A small monkey brought Kenya’s electrical infrastructure to its knees for more than three hours on Tuesday with a nationwide blackout.
The Kenya Electricity Generating Co. explained the monkey was climbing on a roof at the Gitaru Power Station when it dropped onto a transformer and tripped it. That set off a chain reaction, according to the company’s statement: “This caused other machines at the power station to trip on overload resulting in a loss of more than 180 MW from this plant which triggered a national power blackout.”
The monkey survived the ordeal and has been turned over to the Kenyan Wildlife Service, KenGen said.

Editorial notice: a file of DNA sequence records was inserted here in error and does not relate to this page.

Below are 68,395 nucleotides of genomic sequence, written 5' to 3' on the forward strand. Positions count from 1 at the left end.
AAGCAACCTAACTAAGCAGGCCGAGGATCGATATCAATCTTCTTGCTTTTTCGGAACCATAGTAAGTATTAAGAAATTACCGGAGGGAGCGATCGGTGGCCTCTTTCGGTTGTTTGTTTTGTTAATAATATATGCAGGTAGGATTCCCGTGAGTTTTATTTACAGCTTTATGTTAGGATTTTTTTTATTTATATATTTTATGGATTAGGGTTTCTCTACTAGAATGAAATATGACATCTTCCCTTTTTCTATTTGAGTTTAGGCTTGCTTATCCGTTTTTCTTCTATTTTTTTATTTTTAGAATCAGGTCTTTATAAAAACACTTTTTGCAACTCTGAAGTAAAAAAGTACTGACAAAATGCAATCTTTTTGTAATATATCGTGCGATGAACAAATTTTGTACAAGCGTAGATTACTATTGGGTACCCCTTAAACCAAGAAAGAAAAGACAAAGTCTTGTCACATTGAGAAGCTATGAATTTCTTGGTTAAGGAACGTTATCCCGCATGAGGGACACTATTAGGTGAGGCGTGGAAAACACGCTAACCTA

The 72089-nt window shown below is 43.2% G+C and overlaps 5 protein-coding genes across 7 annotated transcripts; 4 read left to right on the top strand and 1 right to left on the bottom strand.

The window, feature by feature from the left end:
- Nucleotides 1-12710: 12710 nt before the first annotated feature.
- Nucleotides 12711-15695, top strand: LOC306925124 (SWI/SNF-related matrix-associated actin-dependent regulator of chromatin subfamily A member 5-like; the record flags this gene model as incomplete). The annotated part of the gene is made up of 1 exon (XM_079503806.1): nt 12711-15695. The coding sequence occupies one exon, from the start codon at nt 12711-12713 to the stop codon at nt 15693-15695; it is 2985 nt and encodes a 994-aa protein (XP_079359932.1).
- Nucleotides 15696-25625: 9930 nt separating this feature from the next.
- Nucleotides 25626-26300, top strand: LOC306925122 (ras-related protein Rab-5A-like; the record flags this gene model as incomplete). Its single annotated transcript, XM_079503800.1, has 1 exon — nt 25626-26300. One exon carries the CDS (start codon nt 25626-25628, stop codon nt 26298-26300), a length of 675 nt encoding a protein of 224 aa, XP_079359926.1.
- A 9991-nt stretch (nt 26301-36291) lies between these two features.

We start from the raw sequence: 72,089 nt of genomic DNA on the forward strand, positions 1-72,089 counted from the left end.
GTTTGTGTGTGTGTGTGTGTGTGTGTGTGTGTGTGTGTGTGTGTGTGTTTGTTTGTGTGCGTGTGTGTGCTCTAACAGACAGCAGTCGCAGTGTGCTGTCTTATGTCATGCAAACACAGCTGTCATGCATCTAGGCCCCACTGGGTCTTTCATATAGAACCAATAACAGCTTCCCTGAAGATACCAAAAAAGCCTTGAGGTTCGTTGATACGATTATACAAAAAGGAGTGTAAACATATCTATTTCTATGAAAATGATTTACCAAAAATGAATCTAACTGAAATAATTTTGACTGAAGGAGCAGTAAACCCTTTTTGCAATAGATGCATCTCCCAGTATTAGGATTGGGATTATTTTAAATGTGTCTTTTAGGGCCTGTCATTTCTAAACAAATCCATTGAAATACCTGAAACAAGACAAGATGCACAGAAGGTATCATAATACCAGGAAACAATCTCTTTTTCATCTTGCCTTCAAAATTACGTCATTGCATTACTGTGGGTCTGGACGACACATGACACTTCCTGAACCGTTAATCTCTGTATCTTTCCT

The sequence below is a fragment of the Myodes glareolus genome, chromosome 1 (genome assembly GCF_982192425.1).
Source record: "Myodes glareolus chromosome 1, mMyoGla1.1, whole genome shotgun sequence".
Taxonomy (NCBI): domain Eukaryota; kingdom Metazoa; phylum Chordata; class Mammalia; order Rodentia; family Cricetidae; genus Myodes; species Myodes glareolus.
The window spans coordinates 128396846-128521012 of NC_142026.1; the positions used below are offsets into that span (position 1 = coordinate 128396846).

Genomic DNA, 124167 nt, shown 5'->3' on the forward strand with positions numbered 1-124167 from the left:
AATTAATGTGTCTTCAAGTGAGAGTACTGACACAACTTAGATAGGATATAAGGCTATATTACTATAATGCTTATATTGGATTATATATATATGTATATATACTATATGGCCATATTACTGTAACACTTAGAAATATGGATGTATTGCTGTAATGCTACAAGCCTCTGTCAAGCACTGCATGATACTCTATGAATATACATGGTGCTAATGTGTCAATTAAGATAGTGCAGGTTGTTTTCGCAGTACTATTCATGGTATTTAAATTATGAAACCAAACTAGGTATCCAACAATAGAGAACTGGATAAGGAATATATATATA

Gitaru is the “largest hydropower station in East Africa,” according to Business Daily Africa.
The news site adds that “businesses bore the brunt of the outage.” As Reuters reports, “Kenyan businesses regularly complain that power cuts — due to its aging grid — and unreliable supplies make them uncompetitive and hurt growth.”
In its statement, KenGen called the monkey business an “isolated incident.” It added that its power installations “are secured by electric fencing which keeps away marauding wild animals.” Now, the company says it is “looking at ways of further enhancing security at all our power plants.”
The offending primate appeared to be a vervet monkey in a photo published on KenGen’s Facebook page. If it is indeed a vervet monkey, as The Washington Post notes, “it would not be the first of its species accused of wreaking havoc in the country.”
A 2007 BBC article (with the headline “Monkey misery for Kenyan women villagers”) describes a pack of nearly 300 vervet monkeys descending on the village of Nachu, destroying crops and making “sexually explicit gestures” at local women.